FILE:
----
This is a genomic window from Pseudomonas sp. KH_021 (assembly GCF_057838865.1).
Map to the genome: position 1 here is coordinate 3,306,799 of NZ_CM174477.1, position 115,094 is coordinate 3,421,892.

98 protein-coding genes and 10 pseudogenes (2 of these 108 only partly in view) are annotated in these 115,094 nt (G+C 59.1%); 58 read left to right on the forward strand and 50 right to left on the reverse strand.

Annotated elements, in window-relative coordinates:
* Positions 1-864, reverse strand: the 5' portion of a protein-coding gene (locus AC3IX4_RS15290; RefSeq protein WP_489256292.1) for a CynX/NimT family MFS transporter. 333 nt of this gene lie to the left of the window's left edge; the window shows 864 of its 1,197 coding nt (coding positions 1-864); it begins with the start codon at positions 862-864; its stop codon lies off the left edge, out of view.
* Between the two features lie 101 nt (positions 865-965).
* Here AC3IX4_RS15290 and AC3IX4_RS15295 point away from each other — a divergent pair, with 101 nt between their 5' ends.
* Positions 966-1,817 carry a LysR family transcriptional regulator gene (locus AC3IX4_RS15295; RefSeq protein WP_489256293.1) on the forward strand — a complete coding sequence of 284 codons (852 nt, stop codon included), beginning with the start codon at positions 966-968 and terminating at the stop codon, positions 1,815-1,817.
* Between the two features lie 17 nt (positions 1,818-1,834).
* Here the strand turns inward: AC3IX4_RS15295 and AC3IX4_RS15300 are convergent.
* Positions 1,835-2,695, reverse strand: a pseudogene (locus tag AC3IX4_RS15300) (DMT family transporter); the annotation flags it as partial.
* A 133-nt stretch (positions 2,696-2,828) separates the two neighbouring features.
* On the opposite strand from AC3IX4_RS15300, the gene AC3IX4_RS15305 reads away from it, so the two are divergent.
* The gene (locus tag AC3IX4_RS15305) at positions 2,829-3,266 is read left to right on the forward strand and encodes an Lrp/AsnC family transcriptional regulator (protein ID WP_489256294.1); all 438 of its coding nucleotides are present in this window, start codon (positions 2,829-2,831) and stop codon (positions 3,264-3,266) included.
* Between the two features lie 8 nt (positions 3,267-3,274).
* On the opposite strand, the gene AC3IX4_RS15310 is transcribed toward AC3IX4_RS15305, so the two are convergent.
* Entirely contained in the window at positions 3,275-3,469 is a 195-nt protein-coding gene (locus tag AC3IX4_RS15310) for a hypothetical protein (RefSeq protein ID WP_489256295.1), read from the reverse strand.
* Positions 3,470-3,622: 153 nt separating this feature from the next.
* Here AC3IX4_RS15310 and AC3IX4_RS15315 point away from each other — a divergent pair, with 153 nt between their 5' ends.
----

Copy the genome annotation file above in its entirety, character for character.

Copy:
This is a genomic window from Pseudomonas sp. KH_021 (assembly GCF_057838865.1).
Map to the genome: position 1 here is coordinate 3,306,799 of NZ_CM174477.1, position 115,094 is coordinate 3,421,892.

98 protein-coding genes and 10 pseudogenes (2 of these 108 only partly in view) are annotated in these 115,094 nt (G+C 59.1%); 58 read left to right on the forward strand and 50 right to left on the reverse strand.

Annotated elements, in window-relative coordinates:
* Positions 1-864, reverse strand: the 5' portion of a protein-coding gene (locus AC3IX4_RS15290; RefSeq protein WP_489256292.1) for a CynX/NimT family MFS transporter. 333 nt of this gene lie to the left of the window's left edge; the window shows 864 of its 1,197 coding nt (coding positions 1-864); it begins with the start codon at positions 862-864; its stop codon lies off the left edge, out of view.
* Between the two features lie 101 nt (positions 865-965).
* Here AC3IX4_RS15290 and AC3IX4_RS15295 point away from each other — a divergent pair, with 101 nt between their 5' ends.
* Positions 966-1,817 carry a LysR family transcriptional regulator gene (locus AC3IX4_RS15295; RefSeq protein WP_489256293.1) on the forward strand — a complete coding sequence of 284 codons (852 nt, stop codon included), beginning with the start codon at positions 966-968 and terminating at the stop codon, positions 1,815-1,817.
* Between the two features lie 17 nt (positions 1,818-1,834).
* Here the strand turns inward: AC3IX4_RS15295 and AC3IX4_RS15300 are convergent.
* Positions 1,835-2,695, reverse strand: a pseudogene (locus tag AC3IX4_RS15300) (DMT family transporter); the annotation flags it as partial.
* A 133-nt stretch (positions 2,696-2,828) separates the two neighbouring features.
* On the opposite strand from AC3IX4_RS15300, the gene AC3IX4_RS15305 reads away from it, so the two are divergent.
* The gene (locus tag AC3IX4_RS15305) at positions 2,829-3,266 is read left to right on the forward strand and encodes an Lrp/AsnC family transcriptional regulator (protein ID WP_489256294.1); all 438 of its coding nucleotides are present in this window, start codon (positions 2,829-2,831) and stop codon (positions 3,264-3,266) included.
* Between the two features lie 8 nt (positions 3,267-3,274).
* On the opposite strand, the gene AC3IX4_RS15310 is transcribed toward AC3IX4_RS15305, so the two are convergent.
* Entirely contained in the window at positions 3,275-3,469 is a 195-nt protein-coding gene (locus tag AC3IX4_RS15310) for a hypothetical protein (RefSeq protein ID WP_489256295.1), read from the reverse strand.
* Positions 3,470-3,622: 153 nt separating this feature from the next.
* Here AC3IX4_RS15310 and AC3IX4_RS15315 point away from each other — a divergent pair, with 153 nt between their 5' ends.